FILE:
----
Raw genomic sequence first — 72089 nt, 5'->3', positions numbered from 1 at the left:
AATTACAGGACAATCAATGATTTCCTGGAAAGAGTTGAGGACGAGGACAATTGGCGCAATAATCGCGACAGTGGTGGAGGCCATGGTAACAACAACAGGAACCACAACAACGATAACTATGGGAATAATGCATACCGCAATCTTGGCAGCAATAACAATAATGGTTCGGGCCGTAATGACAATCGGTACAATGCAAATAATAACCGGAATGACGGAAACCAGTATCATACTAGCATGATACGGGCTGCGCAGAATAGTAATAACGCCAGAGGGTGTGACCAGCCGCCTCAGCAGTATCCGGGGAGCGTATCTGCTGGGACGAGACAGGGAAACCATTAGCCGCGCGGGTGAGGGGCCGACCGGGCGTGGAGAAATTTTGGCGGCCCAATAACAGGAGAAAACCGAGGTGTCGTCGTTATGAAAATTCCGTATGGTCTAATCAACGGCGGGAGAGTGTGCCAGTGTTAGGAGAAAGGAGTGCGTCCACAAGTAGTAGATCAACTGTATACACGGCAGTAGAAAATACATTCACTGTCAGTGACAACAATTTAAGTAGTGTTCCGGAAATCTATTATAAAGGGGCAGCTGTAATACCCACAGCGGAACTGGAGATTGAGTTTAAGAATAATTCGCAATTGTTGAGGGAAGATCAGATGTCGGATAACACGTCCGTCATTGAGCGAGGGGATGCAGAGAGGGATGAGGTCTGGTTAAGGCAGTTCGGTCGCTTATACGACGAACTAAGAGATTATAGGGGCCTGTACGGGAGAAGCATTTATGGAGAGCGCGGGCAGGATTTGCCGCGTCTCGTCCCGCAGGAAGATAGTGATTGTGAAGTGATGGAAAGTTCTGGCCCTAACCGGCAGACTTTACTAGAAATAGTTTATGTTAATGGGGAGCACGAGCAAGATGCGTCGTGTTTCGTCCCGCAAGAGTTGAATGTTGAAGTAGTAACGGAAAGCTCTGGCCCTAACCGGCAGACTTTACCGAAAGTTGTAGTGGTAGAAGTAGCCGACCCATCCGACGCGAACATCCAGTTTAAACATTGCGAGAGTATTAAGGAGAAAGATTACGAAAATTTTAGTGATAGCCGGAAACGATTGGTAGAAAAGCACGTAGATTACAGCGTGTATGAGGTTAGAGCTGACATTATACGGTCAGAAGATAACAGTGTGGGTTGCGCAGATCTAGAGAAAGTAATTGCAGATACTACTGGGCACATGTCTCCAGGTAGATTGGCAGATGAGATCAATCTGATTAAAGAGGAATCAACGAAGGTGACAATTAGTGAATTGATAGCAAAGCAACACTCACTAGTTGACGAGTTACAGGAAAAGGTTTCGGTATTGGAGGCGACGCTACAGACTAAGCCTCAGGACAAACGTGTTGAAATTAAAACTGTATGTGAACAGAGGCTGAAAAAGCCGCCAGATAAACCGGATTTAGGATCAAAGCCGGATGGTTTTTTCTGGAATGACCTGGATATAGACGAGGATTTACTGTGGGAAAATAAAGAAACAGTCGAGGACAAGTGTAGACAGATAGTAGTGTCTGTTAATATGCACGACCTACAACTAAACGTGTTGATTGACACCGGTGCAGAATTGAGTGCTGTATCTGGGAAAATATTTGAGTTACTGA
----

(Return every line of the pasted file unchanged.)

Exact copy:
Raw genomic sequence first — 72089 nt, 5'->3', positions numbered from 1 at the left:
AATTACAGGACAATCAATGATTTCCTGGAAAGAGTTGAGGACGAGGACAATTGGCGCAATAATCGCGACAGTGGTGGAGGCCATGGTAACAACAACAGGAACCACAACAACGATAACTATGGGAATAATGCATACCGCAATCTTGGCAGCAATAACAATAATGGTTCGGGCCGTAATGACAATCGGTACAATGCAAATAATAACCGGAATGACGGAAACCAGTATCATACTAGCATGATACGGGCTGCGCAGAATAGTAATAACGCCAGAGGGTGTGACCAGCCGCCTCAGCAGTATCCGGGGAGCGTATCTGCTGGGACGAGACAGGGAAACCATTAGCCGCGCGGGTGAGGGGCCGACCGGGCGTGGAGAAATTTTGGCGGCCCAATAACAGGAGAAAACCGAGGTGTCGTCGTTATGAAAATTCCGTATGGTCTAATCAACGGCGGGAGAGTGTGCCAGTGTTAGGAGAAAGGAGTGCGTCCACAAGTAGTAGATCAACTGTATACACGGCAGTAGAAAATACATTCACTGTCAGTGACAACAATTTAAGTAGTGTTCCGGAAATCTATTATAAAGGGGCAGCTGTAATACCCACAGCGGAACTGGAGATTGAGTTTAAGAATAATTCGCAATTGTTGAGGGAAGATCAGATGTCGGATAACACGTCCGTCATTGAGCGAGGGGATGCAGAGAGGGATGAGGTCTGGTTAAGGCAGTTCGGTCGCTTATACGACGAACTAAGAGATTATAGGGGCCTGTACGGGAGAAGCATTTATGGAGAGCGCGGGCAGGATTTGCCGCGTCTCGTCCCGCAGGAAGATAGTGATTGTGAAGTGATGGAAAGTTCTGGCCCTAACCGGCAGACTTTACTAGAAATAGTTTATGTTAATGGGGAGCACGAGCAAGATGCGTCGTGTTTCGTCCCGCAAGAGTTGAATGTTGAAGTAGTAACGGAAAGCTCTGGCCCTAACCGGCAGACTTTACCGAAAGTTGTAGTGGTAGAAGTAGCCGACCCATCCGACGCGAACATCCAGTTTAAACATTGCGAGAGTATTAAGGAGAAAGATTACGAAAATTTTAGTGATAGCCGGAAACGATTGGTAGAAAAGCACGTAGATTACAGCGTGTATGAGGTTAGAGCTGACATTATACGGTCAGAAGATAACAGTGTGGGTTGCGCAGATCTAGAGAAAGTAATTGCAGATACTACTGGGCACATGTCTCCAGGTAGATTGGCAGATGAGATCAATCTGATTAAAGAGGAATCAACGAAGGTGACAATTAGTGAATTGATAGCAAAGCAACACTCACTAGTTGACGAGTTACAGGAAAAGGTTTCGGTATTGGAGGCGACGCTACAGACTAAGCCTCAGGACAAACGTGTTGAAATTAAAACTGTATGTGAACAGAGGCTGAAAAAGCCGCCAGATAAACCGGATTTAGGATCAAAGCCGGATGGTTTTTTCTGGAATGACCTGGATATAGACGAGGATTTACTGTGGGAAAATAAAGAAACAGTCGAGGACAAGTGTAGACAGATAGTAGTGTCTGTTAATATGCACGACCTACAACTAAACGTGTTGATTGACACCGGTGCAGAATTGAGTGCTGTATCTGGGAAAATATTTGAGTTACTGA